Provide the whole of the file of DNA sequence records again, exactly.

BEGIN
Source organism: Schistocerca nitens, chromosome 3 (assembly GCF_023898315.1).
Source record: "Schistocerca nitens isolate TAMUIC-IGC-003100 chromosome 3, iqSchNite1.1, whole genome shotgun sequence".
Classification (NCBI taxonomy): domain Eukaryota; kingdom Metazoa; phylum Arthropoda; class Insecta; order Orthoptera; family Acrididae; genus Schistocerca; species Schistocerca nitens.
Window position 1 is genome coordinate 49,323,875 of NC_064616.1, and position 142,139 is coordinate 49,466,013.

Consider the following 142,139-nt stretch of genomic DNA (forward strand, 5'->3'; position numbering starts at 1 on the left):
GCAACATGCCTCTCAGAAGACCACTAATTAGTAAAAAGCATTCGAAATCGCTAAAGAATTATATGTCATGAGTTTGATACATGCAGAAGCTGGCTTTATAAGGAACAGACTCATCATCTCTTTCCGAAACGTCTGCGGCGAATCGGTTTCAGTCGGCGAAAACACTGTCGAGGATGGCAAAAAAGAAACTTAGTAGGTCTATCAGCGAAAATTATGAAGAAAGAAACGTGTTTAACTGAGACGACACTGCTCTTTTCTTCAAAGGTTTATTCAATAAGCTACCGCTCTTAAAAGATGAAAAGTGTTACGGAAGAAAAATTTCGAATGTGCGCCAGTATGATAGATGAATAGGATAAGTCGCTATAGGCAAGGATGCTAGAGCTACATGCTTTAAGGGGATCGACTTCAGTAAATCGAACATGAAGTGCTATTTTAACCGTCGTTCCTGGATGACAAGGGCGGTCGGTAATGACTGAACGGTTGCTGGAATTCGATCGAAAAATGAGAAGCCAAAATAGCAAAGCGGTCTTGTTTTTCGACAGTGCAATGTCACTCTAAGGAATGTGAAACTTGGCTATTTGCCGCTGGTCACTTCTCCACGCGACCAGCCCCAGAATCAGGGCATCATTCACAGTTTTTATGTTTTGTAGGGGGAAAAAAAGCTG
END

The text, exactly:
Source organism: Schistocerca nitens, chromosome 3 (assembly GCF_023898315.1).
Source record: "Schistocerca nitens isolate TAMUIC-IGC-003100 chromosome 3, iqSchNite1.1, whole genome shotgun sequence".
Classification (NCBI taxonomy): domain Eukaryota; kingdom Metazoa; phylum Arthropoda; class Insecta; order Orthoptera; family Acrididae; genus Schistocerca; species Schistocerca nitens.
Window position 1 is genome coordinate 49,323,875 of NC_064616.1, and position 142,139 is coordinate 49,466,013.

Consider the following 142,139-nt stretch of genomic DNA (forward strand, 5'->3'; position numbering starts at 1 on the left):
GCAACATGCCTCTCAGAAGACCACTAATTAGTAAAAAGCATTCGAAATCGCTAAAGAATTATATGTCATGAGTTTGATACATGCAGAAGCTGGCTTTATAAGGAACAGACTCATCATCTCTTTCCGAAACGTCTGCGGCGAATCGGTTTCAGTCGGCGAAAACACTGTCGAGGATGGCAAAAAAGAAACTTAGTAGGTCTATCAGCGAAAATTATGAAGAAAGAAACGTGTTTAACTGAGACGACACTGCTCTTTTCTTCAAAGGTTTATTCAATAAGCTACCGCTCTTAAAAGATGAAAAGTGTTACGGAAGAAAAATTTCGAATGTGCGCCAGTATGATAGATGAATAGGATAAGTCGCTATAGGCAAGGATGCTAGAGCTACATGCTTTAAGGGGATCGACTTCAGTAAATCGAACATGAAGTGCTATTTTAACCGTCGTTCCTGGATGACAAGGGCGGTCGGTAATGACTGAACGGTTGCTGGAATTCGATCGAAAAATGAGAAGCCAAAATAGCAAAGCGGTCTTGTTTTTCGACAGTGCAATGTCACTCTAAGGAATGTGAAACTTGGCTATTTGCCGCTGGTCACTTCTCCACGCGACCAGCCCCAGAATCAGGGCATCATTCACAGTTTTTATGTTTTGTAGGGGGAAAAAAAGCTG